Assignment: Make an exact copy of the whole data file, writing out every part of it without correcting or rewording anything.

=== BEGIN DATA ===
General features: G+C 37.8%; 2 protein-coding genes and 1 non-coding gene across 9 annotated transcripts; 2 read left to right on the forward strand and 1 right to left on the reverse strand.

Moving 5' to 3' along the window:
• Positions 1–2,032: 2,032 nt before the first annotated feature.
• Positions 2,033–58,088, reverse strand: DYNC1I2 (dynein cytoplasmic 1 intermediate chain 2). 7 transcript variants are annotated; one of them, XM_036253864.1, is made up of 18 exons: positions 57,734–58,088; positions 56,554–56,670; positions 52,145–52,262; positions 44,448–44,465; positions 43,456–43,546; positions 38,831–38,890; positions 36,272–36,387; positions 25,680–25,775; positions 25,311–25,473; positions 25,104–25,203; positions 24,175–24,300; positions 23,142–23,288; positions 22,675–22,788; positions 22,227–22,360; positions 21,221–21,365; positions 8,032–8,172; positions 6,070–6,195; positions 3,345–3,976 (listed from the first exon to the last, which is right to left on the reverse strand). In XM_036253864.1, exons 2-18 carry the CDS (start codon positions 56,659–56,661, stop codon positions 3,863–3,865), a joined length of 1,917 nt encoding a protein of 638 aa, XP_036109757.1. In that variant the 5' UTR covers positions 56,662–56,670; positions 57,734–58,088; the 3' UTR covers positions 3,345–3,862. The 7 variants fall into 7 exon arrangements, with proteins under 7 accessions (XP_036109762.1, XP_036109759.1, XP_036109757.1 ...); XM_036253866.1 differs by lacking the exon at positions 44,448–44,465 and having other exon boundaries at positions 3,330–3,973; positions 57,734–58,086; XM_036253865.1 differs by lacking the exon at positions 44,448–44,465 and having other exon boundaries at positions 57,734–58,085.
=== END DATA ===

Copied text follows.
General features: G+C 37.8%; 2 protein-coding genes and 1 non-coding gene across 9 annotated transcripts; 2 read left to right on the forward strand and 1 right to left on the reverse strand.

Moving 5' to 3' along the window:
• Positions 1–2,032: 2,032 nt before the first annotated feature.
• Positions 2,033–58,088, reverse strand: DYNC1I2 (dynein cytoplasmic 1 intermediate chain 2). 7 transcript variants are annotated; one of them, XM_036253864.1, is made up of 18 exons: positions 57,734–58,088; positions 56,554–56,670; positions 52,145–52,262; positions 44,448–44,465; positions 43,456–43,546; positions 38,831–38,890; positions 36,272–36,387; positions 25,680–25,775; positions 25,311–25,473; positions 25,104–25,203; positions 24,175–24,300; positions 23,142–23,288; positions 22,675–22,788; positions 22,227–22,360; positions 21,221–21,365; positions 8,032–8,172; positions 6,070–6,195; positions 3,345–3,976 (listed from the first exon to the last, which is right to left on the reverse strand). In XM_036253864.1, exons 2-18 carry the CDS (start codon positions 56,659–56,661, stop codon positions 3,863–3,865), a joined length of 1,917 nt encoding a protein of 638 aa, XP_036109757.1. In that variant the 5' UTR covers positions 56,662–56,670; positions 57,734–58,088; the 3' UTR covers positions 3,345–3,862. The 7 variants fall into 7 exon arrangements, with proteins under 7 accessions (XP_036109762.1, XP_036109759.1, XP_036109757.1 ...); XM_036253866.1 differs by lacking the exon at positions 44,448–44,465 and having other exon boundaries at positions 3,330–3,973; positions 57,734–58,086; XM_036253865.1 differs by lacking the exon at positions 44,448–44,465 and having other exon boundaries at positions 57,734–58,085.